Paraphrasing the famous Austrian film maker, Fritz Lang (he of ‘Metropolis’ fame amongst other titles), critically-acclaimed contemporary figurative artist of our times, Hamish Blakely openly cites the following reason as to why (he hopes and maintains) that an artist’s work should speak for itself; “When a director makes a film and it doesn’t express what he wants to say and he needs to give an interview to explain to an audience why and what; he is a lousy director.” And we have to agree that there’s more than an element of truth in such a sweeping statement of intent.
Far from suggesting that an artist take an aloof approach to his work, Blakely is of the opinion that a painting (of whatever genre) should be in an illustrative position to convey the artist’s message, or at the very least, graphically lead the viewer toward – or intonate - a certain narrative. Indeed, Blakely goes as far to say that a composition that wants to be taken seriously as a work of art should grab the viewer without an attached essay or speech, leaving further explanation supplementary rather than vital. Yet at the same time Blakely concedes that there should, where possible, still be enough room left for the views of the audience to arrive at their own conclusions.
Blakely was a relative late-comer to contemporary art, despite revelling in it as a youngster, where he’d wile away hours creating the likeness (or copying for want of a better word) of any picture that appealed to him at the time. As a means to an end, Blakely looks back on this stressing that it was purely a way in which to absorb some idea of technique, and nothing more. Inspired by the revered likes of Caravaggio, Degas and Velazquez amongst other famous artists, Blakely goes to great lengths to underline the fact that he has never had any interest whatsoever in emulating the work of an artist who’s gone before in any way, shape or form.
Candidly admitting the fact that he continues to be confronted with niggles and self-doubt when approaching every naked canvas, Blakely insists that this is a positive quality and one that keeps him on his toes and avoid him developing a blasé sentiment to his work. Further describing how the art process works for him, Blakely tells how he splodges the paint on in the hope that he will emerge victorious in the battle, despite the brushes and paints sometimes having different ideas. What’s more, he’s under no illusion that every piece will be of equal merit or standing to the last success, indeed, with art as it is with advertising, you’re only really judged to be as good as your last campaign/composition. Yet it’s this perceived uncertainty to his work that motivates him as an artist; awaiting the unbridled joy of that next big breakthrough and subsequent response by his adoring crowd.
Rolling back the years, the first observed case of this knowledge that he was on the cusp of something altogether good in terms of his art arrived when Blakely was a mere 18 year old, and he recalls how it was a portrait of his father that provided the catalyst. Unlike nothing he’d manifested previously, once completed Blakely viewed it in a completely different light and suddenly experienced a feeling; a feeling in which he imagined himself as a professional painter, and literally seeing himself living that life.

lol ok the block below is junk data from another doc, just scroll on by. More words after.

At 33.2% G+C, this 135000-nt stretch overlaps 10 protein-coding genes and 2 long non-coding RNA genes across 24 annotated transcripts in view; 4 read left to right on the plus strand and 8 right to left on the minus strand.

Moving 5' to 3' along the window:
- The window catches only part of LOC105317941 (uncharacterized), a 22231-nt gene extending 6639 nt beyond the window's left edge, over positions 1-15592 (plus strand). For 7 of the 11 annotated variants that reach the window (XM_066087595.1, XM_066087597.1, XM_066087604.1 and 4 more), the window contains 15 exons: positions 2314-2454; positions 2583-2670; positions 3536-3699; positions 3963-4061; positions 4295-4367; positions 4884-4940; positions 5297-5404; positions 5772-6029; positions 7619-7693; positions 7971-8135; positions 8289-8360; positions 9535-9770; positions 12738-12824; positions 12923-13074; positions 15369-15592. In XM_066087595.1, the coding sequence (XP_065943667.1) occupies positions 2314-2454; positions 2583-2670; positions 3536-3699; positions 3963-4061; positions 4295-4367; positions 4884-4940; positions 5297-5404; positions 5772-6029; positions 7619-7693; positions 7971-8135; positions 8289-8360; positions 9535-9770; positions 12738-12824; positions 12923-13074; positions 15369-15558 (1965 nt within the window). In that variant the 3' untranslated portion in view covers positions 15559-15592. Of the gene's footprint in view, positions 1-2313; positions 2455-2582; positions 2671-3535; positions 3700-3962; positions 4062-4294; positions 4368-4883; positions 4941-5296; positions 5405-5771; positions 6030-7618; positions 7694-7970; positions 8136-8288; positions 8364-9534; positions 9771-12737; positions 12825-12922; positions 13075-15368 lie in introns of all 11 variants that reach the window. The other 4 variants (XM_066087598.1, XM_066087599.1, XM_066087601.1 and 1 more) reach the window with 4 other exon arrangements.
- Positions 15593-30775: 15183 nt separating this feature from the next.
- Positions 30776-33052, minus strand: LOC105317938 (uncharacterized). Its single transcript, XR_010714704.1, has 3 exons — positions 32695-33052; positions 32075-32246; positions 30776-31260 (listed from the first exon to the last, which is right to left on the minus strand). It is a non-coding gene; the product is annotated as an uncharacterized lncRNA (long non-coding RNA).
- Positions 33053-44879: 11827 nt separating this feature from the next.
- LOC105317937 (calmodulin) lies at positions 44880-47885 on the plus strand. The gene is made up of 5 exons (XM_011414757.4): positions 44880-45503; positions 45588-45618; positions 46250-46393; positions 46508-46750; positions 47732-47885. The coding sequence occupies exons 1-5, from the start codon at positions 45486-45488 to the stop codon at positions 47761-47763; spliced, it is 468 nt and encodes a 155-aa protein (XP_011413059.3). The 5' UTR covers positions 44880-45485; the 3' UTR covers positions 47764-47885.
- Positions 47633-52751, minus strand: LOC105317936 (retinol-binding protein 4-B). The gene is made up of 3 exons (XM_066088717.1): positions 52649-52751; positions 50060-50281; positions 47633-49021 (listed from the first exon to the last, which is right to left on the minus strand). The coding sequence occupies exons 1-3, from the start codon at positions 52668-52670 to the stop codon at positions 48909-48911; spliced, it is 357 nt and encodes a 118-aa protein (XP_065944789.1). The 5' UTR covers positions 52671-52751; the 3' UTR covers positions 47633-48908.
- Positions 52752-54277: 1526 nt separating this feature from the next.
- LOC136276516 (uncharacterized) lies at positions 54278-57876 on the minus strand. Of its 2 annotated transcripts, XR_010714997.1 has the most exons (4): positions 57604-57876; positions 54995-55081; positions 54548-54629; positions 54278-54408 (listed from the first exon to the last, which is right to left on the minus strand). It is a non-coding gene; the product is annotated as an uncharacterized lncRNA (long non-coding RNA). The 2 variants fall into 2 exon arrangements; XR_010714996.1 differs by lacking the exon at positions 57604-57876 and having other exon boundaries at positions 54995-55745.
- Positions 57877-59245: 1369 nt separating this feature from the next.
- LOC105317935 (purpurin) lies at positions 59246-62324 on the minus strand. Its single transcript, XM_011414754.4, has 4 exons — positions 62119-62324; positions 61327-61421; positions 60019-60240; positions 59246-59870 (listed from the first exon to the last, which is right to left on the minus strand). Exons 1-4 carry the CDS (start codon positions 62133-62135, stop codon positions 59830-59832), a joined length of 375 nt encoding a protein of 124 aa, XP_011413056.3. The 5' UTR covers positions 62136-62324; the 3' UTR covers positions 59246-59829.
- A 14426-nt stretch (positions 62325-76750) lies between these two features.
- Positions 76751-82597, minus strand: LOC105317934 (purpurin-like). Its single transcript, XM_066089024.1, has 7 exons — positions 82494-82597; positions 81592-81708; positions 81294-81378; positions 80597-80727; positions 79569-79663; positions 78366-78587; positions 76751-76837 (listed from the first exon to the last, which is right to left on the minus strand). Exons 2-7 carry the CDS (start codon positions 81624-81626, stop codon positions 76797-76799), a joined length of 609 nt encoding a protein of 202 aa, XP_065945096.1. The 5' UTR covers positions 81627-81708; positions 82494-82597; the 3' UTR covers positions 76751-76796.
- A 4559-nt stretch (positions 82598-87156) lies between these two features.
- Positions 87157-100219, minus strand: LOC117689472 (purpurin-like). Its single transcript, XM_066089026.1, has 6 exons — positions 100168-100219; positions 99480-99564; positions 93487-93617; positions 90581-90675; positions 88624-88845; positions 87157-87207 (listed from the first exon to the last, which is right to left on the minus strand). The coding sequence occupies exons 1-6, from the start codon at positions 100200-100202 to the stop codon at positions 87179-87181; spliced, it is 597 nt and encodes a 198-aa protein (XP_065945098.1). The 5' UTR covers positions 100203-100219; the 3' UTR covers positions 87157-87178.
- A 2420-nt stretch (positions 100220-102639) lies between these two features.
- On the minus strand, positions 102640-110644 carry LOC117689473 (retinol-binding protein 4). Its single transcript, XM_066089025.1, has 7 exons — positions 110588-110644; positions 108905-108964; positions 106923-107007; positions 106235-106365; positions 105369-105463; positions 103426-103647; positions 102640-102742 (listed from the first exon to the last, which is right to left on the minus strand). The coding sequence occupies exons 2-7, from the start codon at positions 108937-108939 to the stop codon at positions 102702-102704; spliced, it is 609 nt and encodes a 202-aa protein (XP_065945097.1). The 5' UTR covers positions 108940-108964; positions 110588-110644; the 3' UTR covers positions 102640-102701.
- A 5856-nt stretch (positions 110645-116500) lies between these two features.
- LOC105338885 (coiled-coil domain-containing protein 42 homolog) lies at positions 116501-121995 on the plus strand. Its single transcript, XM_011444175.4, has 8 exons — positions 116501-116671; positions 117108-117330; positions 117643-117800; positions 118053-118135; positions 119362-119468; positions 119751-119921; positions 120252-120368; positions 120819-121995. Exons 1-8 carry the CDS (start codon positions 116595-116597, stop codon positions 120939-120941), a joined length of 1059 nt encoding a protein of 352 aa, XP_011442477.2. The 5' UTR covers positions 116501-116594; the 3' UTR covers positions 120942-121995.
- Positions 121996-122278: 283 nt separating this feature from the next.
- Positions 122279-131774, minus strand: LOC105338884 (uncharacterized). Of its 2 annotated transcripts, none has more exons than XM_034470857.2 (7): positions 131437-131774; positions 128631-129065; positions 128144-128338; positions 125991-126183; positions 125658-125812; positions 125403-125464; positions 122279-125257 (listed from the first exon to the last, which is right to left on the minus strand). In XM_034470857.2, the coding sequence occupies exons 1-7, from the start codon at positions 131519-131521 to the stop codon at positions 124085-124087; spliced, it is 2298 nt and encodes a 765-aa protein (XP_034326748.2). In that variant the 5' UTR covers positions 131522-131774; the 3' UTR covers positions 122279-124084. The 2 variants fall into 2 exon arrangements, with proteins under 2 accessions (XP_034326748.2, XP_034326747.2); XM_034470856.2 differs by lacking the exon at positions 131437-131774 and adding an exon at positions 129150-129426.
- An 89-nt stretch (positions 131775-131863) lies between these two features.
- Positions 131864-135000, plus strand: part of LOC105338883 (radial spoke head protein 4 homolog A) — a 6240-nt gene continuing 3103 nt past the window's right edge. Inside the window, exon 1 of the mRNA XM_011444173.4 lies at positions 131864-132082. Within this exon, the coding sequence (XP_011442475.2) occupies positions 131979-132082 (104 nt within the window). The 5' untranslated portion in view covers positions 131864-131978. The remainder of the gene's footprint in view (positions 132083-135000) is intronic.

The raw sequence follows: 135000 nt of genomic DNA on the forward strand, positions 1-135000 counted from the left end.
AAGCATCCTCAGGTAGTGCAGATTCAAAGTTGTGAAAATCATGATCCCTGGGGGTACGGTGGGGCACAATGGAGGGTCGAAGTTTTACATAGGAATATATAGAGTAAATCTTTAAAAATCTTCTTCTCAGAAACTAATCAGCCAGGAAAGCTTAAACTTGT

Blakely’s figurative work projects a luminous quality and a sense of togetherness between the artist and the muse. But as the celebrated contemporary exponent of the genre points out himself, although painting is often seen as a solitary existence he envisages it as more of a collaborative art. So it may not come as a total shock to learn the Blakely’s wife, Gail, plays the role of muse with a pleasing regularity. This working relationship is never better illustrated than in Blakely’s most recent pieces, where his wife’s presence affords the compositions a greater aesthetic allure and breadth to the subject matter as a complete picture. The bond they share in their private life translates with ease and choreographed panache in their publicly revealed one, and to Blakely’s mind his wife isn’t merely a decorate or passive graphical element yet familiar flesh and blood who perpetually endows the piece with nobility, nuance, intrigue and grace.
Delving beneath the highly polished and resolutely finished surface of a typical Blakely piece and the artist admits that the process leading up to this is quite the opposite. Apparently when starting the painting, Blakely doesn’t draw or plan the composition; and whilst this approach can and does on occasion cause issues, he insists that he’s continually composing the piece until such time as it’s finished. Agreeing that it’s a risky business, Blakely turns this into another positive once more by implying that this circumspect angle of creative attack seems to lend a transient nature to the finished visual article and actively prevents it from appearing, perverse as it may sound, too polished.